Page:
Gounon was not alone in his frustration. Pierre-Henri Dumont, an MP for the Calais region, spoke bitterly of "procrastination" by central government. He claimed that the minister responsible, Nathalie Loiseau, Minister for European Affairs, did not know how many veterinarians would be needed. And the number of customs officers assigned to controls was "vastly inadequate compared to that of our European neighbours".

Initially, Dumont had claimed, there had been two options prepared, a single inspection point serving both the tunnel and the port, and two sites with two separate entrances. Yet, in six months of meetings and round tables, Paris had not been able to give a simple answer as to which option to progress.

Yet, despite all that, there is a clarity to the situation which the "ultras" have completely ignored - as with the report from Shanker Singham which constructs a totally artificial reality which has no basis in fact. The law on inspection post siting is clear.

But facts have no attraction to the "ultras". Debate to them is a matter of establishing an arsenal of factoids which underpin a belief system. Thus, despite Singham's demonstrable errors, the likes of Professor David Blake actively and uncritically endorse his work.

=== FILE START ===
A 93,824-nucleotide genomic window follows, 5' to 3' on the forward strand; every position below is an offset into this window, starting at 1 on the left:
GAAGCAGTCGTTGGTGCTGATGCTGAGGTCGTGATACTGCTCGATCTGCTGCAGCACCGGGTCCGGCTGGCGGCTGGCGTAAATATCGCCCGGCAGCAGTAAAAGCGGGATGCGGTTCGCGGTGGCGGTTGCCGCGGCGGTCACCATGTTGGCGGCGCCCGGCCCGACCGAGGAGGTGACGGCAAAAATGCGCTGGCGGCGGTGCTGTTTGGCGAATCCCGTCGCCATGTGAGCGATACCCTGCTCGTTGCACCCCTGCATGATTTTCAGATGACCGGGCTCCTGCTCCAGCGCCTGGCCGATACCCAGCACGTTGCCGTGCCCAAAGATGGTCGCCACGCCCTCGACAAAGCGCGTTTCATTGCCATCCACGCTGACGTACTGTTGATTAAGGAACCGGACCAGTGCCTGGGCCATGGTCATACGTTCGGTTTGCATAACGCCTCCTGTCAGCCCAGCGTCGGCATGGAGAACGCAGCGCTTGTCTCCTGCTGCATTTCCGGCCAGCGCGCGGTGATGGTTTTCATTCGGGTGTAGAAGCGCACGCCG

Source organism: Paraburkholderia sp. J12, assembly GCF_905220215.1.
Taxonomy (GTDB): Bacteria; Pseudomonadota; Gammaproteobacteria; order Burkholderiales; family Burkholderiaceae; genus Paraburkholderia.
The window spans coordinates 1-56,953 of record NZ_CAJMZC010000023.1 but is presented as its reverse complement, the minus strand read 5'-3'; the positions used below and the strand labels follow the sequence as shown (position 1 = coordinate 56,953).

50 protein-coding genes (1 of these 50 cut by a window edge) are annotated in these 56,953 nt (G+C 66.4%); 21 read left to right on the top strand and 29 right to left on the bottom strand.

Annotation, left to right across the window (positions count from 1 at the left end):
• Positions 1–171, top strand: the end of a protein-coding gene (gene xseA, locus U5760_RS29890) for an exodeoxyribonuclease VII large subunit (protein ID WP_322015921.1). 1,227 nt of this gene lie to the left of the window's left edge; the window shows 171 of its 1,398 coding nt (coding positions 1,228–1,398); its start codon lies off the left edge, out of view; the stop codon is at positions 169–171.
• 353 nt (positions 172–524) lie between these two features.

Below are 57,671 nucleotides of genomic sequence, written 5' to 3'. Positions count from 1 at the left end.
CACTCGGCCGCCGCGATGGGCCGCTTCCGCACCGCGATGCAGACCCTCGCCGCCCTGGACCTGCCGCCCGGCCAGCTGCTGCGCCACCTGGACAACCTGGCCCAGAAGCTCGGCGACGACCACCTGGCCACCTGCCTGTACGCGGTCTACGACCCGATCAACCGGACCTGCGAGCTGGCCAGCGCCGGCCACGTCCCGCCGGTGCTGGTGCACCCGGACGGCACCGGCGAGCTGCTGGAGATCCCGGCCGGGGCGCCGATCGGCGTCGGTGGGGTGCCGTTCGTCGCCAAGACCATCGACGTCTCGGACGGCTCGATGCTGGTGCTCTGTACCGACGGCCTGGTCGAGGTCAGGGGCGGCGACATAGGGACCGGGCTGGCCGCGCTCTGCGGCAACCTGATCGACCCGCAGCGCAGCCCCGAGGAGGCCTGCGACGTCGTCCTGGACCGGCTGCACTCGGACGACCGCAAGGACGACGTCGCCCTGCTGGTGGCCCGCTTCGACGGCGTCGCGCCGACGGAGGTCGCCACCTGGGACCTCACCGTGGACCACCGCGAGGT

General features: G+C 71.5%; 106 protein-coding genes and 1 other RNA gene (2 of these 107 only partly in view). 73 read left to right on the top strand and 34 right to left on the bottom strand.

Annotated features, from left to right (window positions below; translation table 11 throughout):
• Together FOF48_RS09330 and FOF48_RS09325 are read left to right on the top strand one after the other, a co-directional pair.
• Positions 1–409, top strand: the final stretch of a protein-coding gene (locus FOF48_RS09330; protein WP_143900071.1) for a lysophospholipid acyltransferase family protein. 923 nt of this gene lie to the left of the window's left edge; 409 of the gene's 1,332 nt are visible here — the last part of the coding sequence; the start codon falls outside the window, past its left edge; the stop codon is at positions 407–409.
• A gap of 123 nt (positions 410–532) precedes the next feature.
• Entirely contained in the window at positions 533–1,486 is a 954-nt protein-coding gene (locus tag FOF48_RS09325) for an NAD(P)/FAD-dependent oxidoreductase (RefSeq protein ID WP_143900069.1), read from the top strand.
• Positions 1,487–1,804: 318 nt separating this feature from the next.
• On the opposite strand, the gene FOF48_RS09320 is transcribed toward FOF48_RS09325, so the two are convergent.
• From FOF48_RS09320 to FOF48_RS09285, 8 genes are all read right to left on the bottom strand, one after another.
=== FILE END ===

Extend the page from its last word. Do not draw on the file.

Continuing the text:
As regards hold-ups on the Dover-Calais route, however, the last few days have seen a significant development, where we learn that commercial traffic is to be held back in Dover unless it has received customs pre-clearance. Only then will vehicles be allowed to load.

Especially significant, though, is the Calais Port website and the accompanying map, which locates the control, customs and "veterinary/phytosanitary" inspection areas.

Here, contrary to the rhetoric and false claims, all the facilities are within the port boundary, with the SPS inspection points close to the perimeter. These are away from the main terminal entrance, requiring traffic to take a convoluted route. Bearing in mind that SPS checks take place before customs inspections, a certain amount of back-tracking is inevitable. It is hard to see how congestion will be avoided.

Separately, Eurotunnel has handed over its new Douane-SIVEP control centre to the French authorities. The centre provides nine unloading docks, a refrigerated storage area, 100 parking spaces for trucks waiting for sanitary and phytosanitary controls and 1,000-square-metre offices for the various border services.

Thus does reality strike home. The great claim of the "ultras", that a single, off-site facility could be provided to serve both Eurotunnel and Calais Port – thereby avoiding congestion in the port areas – has been proved completely false, by the facts on the ground.

Yet, with Hammond warning that the Treasury could take a £90 billion "hit" from a no-deal Brexit, over the next 15 years, the "Oaf" is asserting that such "negative claims" about a no-deal Brexit are "wildly over-done".

It is unlikely, though, that Johnson's assertions have any more validity than the claims made about the Dover-Calais route. The "ultras" have a history of inventing their own facts, and this is just another example.